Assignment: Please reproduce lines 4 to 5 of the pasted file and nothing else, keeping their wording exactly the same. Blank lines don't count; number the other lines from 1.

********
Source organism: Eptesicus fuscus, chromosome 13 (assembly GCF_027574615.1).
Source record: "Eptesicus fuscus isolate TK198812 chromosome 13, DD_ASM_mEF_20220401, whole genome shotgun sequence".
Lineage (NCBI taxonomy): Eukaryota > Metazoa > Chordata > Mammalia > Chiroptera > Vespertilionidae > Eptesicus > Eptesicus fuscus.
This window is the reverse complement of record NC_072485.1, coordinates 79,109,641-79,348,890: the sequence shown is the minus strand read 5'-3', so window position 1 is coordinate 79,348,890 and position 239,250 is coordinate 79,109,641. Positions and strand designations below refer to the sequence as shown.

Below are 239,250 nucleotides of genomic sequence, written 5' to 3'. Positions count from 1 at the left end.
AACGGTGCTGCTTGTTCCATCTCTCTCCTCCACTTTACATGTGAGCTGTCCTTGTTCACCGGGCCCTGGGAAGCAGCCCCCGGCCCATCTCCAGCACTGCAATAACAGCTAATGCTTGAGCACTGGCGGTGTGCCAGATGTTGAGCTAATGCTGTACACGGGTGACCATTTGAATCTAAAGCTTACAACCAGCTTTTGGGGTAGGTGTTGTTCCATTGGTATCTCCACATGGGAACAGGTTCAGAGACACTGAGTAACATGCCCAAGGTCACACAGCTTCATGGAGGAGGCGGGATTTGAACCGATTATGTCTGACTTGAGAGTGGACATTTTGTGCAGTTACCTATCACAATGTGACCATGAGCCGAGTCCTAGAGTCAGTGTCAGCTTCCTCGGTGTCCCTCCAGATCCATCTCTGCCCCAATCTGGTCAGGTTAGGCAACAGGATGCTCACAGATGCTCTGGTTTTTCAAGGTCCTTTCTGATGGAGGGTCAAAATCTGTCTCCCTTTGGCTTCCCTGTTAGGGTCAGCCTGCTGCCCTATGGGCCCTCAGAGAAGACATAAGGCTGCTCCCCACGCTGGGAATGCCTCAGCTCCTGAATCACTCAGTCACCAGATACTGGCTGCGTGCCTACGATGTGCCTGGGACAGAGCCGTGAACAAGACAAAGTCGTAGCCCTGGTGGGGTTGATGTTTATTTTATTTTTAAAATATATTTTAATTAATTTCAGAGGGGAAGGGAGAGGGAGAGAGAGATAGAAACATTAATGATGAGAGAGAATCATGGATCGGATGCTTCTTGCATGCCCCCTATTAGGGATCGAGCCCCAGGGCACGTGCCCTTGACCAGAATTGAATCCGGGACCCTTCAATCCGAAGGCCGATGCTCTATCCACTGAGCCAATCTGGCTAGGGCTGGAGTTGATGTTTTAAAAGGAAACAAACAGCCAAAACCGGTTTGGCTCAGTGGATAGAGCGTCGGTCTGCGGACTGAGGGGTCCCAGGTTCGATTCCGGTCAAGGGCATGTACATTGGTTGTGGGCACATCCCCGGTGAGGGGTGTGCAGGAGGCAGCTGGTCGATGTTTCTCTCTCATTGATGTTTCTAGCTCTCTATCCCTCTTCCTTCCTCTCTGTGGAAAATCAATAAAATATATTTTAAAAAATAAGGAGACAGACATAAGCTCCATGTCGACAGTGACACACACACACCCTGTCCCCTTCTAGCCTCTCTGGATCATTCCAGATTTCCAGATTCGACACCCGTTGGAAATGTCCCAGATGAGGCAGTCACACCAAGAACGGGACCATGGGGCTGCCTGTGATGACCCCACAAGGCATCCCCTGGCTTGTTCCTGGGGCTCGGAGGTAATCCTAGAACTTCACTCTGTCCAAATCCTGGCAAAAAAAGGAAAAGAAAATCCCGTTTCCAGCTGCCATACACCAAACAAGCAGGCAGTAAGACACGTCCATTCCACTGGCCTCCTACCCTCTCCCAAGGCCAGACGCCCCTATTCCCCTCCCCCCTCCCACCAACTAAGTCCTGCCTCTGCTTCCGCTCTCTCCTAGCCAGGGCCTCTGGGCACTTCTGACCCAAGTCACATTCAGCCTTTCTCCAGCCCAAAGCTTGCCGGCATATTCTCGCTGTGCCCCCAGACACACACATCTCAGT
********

This window is the reverse complement of record NC_072485.1, coordinates 79,109,641-79,348,890: the sequence shown is the minus strand read 5'-3', so window position 1 is coordinate 79,348,890 and position 239,250 is coordinate 79,109,641. Positions and strand designations below refer to the sequence as shown.

Below are 239,250 nucleotides of genomic sequence, written 5' to 3'. Positions count from 1 at the left end.